Calendars The Mayas used three main types of calendars. One type of calendar, the Long Count, was used for historical purposes and began its date with 3114 BC. Another calendar, the Haab – which was also called the Vague Year – was used for planting crops. This solar calendar of 365 days was divided into 18 months. Because each month had 20 days, there were five remaining days that the Mayas considered unlucky. Another calendar, the Tzolkin, chronicled the sacred year and was primarily used for religious purposes and naming children. This 260-day calendar was divided into 13 cycles of 20 days. Each of the 20 days had its own name and was represented by a unique symbol. The Mayas usually determined the date by combining the Tzolkin and the Haab calendars.
Mathematics The math of the Mayas was built on a base 20 system. This base 20 system was also used on calendars. Mayan numerals consisted of dots (valued at 1), bars (valued at 5), and a symbol looking like a shell (valued at 0). The Mayas were the first known civilization to use a symbol for zero. Smaller numbers were written horizontally, while larger numbers were written vertically. For each position going up, the column represented a multiplication by 20.
The Fall of the Mayas The Mayan civilization spanned about two thousand years and saw its pinnacle from 250 to 900 in the southern part of the Yucatan Peninsula. Toward the end of this pinnacle, the Mayas suddenly began to abandon their southern cities, and records on stelae were abruptly discontinued. Archaeologists and scholars don’t know exactly what caused the Mayan collapse and look to the fall of other ancient civilizations for explanations. The Mayas used a method of farming called slash and burn. In order to create more fields, the jungle was cut down and burned. Then crops were planted year after year without giving the soil time to rest. This method of farming reduced the quality of crops until finally crops could not grow in the soil. Erosion set in and even buried Mayan houses. Bone evidence from Mayan tombs show spongy areas on skulls, indicating malnutrition. Some archaeologists believe that the lack of food made it easier for outside warring tribes to take over the Mayan people in the south. Many Mayas moved north to other cities like Chichen Itza. The cities in the northern peninsula continued to flourish for several hundred more years. But even these cities fell to warring tribes and the Spanish invasion in the 1500s. Mayan civilization and society dwindled, and many Mayas integrated into other societies. Today, thousands of people of Mayan descent live in Mexico and Central America.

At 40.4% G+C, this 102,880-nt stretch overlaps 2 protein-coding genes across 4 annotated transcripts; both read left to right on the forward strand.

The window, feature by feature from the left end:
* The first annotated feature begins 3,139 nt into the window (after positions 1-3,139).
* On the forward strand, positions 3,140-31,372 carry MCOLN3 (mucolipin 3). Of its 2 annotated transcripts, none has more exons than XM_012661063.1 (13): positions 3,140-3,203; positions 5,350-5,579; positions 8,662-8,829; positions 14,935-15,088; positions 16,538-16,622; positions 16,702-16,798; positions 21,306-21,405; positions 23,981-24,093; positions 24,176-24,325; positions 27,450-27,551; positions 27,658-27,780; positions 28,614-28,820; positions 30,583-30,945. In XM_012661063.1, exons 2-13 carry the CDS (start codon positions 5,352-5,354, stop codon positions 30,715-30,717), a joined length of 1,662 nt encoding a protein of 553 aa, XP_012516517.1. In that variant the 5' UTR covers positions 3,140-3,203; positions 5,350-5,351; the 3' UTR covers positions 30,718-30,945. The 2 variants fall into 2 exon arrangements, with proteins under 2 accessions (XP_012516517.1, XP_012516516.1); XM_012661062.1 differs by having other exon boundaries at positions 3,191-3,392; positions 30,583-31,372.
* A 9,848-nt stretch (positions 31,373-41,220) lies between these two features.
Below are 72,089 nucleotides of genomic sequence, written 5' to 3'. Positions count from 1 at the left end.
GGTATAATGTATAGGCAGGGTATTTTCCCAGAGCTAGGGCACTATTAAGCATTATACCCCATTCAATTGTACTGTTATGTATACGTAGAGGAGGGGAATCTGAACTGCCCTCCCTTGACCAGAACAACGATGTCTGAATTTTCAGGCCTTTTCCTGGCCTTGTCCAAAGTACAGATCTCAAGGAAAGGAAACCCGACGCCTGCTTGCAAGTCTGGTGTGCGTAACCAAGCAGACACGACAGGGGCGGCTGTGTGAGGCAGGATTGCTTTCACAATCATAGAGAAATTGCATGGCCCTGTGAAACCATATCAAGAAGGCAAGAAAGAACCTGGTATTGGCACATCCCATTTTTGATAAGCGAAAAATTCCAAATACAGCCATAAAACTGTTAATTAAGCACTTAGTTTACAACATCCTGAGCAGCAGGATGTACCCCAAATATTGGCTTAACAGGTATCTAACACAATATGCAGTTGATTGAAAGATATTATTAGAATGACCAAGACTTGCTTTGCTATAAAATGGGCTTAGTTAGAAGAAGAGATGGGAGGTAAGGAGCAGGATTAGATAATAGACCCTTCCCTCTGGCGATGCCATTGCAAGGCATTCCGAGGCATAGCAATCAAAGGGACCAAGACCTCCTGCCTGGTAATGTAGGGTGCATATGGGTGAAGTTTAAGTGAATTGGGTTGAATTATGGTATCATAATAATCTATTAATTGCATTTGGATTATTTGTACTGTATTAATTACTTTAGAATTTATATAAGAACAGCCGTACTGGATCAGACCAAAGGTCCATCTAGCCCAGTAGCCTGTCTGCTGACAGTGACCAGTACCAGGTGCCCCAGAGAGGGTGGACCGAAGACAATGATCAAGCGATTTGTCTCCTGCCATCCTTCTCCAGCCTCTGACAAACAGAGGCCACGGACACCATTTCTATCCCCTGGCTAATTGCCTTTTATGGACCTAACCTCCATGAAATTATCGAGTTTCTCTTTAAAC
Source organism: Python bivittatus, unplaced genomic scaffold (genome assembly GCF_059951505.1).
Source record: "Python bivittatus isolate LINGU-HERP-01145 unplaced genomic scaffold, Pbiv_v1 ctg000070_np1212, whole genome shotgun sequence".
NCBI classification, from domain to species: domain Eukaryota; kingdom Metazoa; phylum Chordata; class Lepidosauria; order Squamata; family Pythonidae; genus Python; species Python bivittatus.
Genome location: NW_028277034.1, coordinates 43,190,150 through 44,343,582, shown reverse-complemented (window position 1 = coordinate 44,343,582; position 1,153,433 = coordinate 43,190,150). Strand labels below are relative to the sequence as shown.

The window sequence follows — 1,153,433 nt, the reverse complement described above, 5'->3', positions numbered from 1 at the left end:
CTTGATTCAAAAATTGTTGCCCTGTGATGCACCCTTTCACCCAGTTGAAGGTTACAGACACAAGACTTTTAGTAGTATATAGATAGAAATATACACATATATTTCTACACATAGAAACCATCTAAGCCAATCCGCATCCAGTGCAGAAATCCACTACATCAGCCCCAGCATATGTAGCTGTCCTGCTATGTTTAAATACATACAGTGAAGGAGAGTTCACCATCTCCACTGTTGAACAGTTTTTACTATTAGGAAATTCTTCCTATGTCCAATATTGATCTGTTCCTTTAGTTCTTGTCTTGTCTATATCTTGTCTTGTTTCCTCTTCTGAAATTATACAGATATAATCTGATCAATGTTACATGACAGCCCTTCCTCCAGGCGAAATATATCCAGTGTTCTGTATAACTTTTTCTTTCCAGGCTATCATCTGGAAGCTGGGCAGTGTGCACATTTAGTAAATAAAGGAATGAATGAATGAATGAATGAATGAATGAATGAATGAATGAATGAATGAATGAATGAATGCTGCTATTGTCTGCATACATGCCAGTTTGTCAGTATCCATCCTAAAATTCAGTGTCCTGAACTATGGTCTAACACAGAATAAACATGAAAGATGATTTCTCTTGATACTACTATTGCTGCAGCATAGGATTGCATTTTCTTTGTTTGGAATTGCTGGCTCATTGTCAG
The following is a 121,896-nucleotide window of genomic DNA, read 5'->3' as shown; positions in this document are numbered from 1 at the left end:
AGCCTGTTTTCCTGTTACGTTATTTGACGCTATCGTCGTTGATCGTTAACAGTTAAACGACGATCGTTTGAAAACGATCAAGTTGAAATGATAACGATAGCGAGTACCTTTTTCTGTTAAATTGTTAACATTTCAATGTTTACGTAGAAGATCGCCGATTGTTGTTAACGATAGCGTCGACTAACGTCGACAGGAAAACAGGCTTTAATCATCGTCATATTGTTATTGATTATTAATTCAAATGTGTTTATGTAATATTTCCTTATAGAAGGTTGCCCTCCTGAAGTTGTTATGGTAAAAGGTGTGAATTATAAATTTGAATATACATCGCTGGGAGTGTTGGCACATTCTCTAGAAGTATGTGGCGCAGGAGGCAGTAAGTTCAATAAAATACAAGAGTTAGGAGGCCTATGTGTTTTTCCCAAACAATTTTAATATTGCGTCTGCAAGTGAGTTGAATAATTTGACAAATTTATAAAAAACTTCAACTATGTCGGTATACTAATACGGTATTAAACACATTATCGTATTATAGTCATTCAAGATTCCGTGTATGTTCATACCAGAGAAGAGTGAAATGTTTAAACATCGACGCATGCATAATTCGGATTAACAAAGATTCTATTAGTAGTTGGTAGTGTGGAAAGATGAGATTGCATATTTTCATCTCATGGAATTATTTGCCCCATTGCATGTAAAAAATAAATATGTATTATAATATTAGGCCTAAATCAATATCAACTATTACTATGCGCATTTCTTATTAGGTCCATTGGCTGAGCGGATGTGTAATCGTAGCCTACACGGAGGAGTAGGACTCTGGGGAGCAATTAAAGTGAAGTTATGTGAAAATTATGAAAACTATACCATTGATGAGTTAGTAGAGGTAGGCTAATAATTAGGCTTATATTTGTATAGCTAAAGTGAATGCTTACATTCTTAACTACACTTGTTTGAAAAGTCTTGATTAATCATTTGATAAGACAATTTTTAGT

The Popul Vuh Daily life for Mayas centered on their religious beliefs. The Popul Vuh, also known as the Book of Council, tells the ancient record of Mayan religion, traditions, and history. It was passed down orally from generation to generation and reveals the connection between the Mayas’ activities and their beliefs. The stories of the Popul Vuh were first written down during the sixteenth century and translated into Spanish during the eighteenth century. The Popul Vuh includes three creation myths – one of which centers on the important Mayan crop of corn.
Ball Games The Popul Vuh also contains references to ancient Mayan ball courts. The games had a religious importance and were usually held along with grand ceremonies conducted by the king and priests. These rituals sometimes included human sacrifice, although no one knows if the captives that were sacrificed participated in the games.
Mayan ball games were played by two teams in long rectangular courts with slanted walls and high stone hoops. Ballplayers probably wore thick padding on their legs and knees to protect themselves, although they were badly bleeding and bruised by the end of the game.
The goal of the game was to pass the ball around, without having it touch your hands, and then get the ball to pass through one of the stone rings. Since the rings were so high and players were not allowed to use their hands, it was extremely difficult to get the ball through a ring. In fact, when a player did manage to get a ball through a ring the game ended. The Mayas called this game pok-a-tok, while the Aztecs played a similar game called tlachtli.
Chocolate One offering that the Mayas gave to their deities during religious ceremonies was a special drink made from the cacao tree, which grew in the rain forests of Central and South America. The Mayas produced chocolate from its seeds. A type of small fly called the midge pollinated the tree. The pollination produced pods, which were cracked open by various animals that ate the pulp and left the bitter seeds on the ground. The Mayas crushed the seeds into powder and added chilies to make a spicy drink. They called this drink chocol haa, which meant hot water. The Mayas also planted the seeds in their own gardens and grew cacao trees in their front yards for convenience. In addition to offering the drink to the gods, Mayan nobles and peasants enjoyed the cacao drink.
Government and Religion The ancestors of the Mayas date back to about 1000 BC. These ancestors occupied both the lowlands, consisting of hot, humid jungles, and the highlands, composed of rugged mountains, volcanoes, and canyons. By 800 BC. Mayan villages were well established in the lowlands. The growth of cities brought many changes in Mayan government. Kings with absolute authority overtook leaders in small farming communities. These kings were looked upon as semi-divine, and it was believed that they were granted the ability to communicate directly with gods who ensured the well-being of the people. This belief led to a close relationship between government and religion.